It is Ken Adam that raises these possibilities. Below are a handful of films that showcase his work—films that not only introduce aspects of worlds almost impossible to conceive thanks to their outlandishness and intricacies, but that also set fires inside heads and shine lights beneath the cracks of doors to mysterious places you never knew existed until Ken Adam carried you there. His works are portals.


You Only Live Twice (Lewis Gilbert, 1967)

For Adam’s fourth foray into the series, Eon Productions allotted him a budget the magnitude of which he had never known, so he built a hollowed out volcano with a retractable top and planted a state-of-the-art rocket launching pad inside the mountain. Evil genius Blofeld (indefatigably creepy Donald Pleasence) has developed the hair-brained scheme, via his independently funded space program, of launching spacecrafts that hijack orbiting Russian and American vessels in the hopes of starting an actual war between the superpowers. How this would benefit Blofeld is really beyond me. Maybe death en-masse gets him hot, or maybe the flexing of power muscles triggers his ulnar nerve. Either way, watching a team of Ninjas cascade from the launch-pad orifice while firing water-cooled sub machineguns into a gaggle of murderous rocket scientists and astrophysicists is one for the 007 highlight reel.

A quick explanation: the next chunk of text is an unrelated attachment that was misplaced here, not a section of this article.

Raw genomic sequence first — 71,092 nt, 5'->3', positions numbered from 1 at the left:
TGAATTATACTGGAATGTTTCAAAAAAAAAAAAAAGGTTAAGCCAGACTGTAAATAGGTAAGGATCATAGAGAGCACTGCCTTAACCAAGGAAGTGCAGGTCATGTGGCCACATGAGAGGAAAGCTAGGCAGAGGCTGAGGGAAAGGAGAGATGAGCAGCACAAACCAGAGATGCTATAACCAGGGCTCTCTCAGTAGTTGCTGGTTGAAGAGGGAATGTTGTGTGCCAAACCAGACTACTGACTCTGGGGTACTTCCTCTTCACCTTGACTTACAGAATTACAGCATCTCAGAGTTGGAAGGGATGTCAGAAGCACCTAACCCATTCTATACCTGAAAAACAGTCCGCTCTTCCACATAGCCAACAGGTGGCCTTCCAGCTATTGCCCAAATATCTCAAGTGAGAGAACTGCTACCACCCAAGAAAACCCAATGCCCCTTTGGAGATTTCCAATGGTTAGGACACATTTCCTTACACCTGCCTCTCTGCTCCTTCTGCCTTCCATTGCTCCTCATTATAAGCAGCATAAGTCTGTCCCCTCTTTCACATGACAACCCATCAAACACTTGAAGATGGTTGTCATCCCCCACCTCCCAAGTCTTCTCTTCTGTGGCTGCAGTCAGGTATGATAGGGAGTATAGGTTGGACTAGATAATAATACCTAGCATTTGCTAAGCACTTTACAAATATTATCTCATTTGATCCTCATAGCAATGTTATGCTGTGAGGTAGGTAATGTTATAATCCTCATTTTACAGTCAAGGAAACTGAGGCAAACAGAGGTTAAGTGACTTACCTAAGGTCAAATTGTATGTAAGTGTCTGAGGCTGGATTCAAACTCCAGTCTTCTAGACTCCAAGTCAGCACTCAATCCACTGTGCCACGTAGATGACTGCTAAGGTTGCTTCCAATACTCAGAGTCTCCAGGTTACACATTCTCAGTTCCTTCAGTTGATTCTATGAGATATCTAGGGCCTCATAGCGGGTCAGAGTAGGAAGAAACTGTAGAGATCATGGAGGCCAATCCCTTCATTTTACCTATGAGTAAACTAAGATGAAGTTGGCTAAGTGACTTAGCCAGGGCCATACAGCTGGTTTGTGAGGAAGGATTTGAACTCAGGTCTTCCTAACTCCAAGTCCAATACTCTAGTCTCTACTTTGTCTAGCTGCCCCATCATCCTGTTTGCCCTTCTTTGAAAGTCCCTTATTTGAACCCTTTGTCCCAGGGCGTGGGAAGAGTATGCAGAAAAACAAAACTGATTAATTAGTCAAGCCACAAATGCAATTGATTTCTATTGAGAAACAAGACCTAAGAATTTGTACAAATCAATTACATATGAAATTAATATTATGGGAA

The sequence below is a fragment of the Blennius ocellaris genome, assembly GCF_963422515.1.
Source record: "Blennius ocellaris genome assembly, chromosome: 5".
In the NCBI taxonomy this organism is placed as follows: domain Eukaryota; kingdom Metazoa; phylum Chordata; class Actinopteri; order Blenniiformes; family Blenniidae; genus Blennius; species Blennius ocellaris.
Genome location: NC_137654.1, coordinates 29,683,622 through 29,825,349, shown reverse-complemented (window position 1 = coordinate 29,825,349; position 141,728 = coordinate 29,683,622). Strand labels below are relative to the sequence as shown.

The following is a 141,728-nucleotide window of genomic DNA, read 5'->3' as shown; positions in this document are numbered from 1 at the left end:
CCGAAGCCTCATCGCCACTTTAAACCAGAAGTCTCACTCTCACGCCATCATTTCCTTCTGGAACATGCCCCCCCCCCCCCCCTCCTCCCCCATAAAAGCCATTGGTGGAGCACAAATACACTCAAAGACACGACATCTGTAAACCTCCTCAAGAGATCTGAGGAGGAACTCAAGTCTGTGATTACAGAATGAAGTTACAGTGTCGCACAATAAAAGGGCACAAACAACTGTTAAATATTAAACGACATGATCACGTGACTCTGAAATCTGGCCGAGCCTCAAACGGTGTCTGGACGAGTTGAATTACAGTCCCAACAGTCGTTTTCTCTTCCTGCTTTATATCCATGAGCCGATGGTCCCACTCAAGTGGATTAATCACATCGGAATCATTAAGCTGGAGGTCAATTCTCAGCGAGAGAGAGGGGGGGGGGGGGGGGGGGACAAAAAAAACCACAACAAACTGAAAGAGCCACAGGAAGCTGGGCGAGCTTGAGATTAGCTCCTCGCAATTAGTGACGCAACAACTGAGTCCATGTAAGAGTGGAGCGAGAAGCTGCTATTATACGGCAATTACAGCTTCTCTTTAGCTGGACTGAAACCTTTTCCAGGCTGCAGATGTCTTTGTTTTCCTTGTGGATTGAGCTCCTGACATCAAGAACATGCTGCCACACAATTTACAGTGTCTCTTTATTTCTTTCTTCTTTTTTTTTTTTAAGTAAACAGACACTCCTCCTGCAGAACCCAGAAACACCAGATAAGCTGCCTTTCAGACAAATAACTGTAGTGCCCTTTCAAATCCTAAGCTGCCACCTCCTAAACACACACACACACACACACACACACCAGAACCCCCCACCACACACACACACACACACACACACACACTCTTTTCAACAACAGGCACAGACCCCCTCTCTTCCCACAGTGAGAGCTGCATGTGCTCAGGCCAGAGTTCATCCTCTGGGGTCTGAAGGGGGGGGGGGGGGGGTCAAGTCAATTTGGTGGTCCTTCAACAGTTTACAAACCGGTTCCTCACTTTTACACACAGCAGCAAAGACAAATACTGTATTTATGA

The Spy Who Loved Me (Lewis Gilbert, 1977)

The oil taker cum nuclear submarine…storage facility is Adam’s favorite Bond set. It’s also the largest and most expensive ever made. Billionaire and aficionado of all things aquatic, Karl Stromberg (Curt Jurgens) has been hijacking US and Russian submarines in yet another attempt to start an atomic fight. Bond tracks the missing subs in a stunning sequence that finds him navigating miles and miles of metal grates that stretch and dip below a metallic horizon, which certainly lead to evil plans and machinations more treacherous than the one at hand. Stromberg’s oil tanker was so huge, an entirely new studio was built in England to accommodate Adam’s imagination.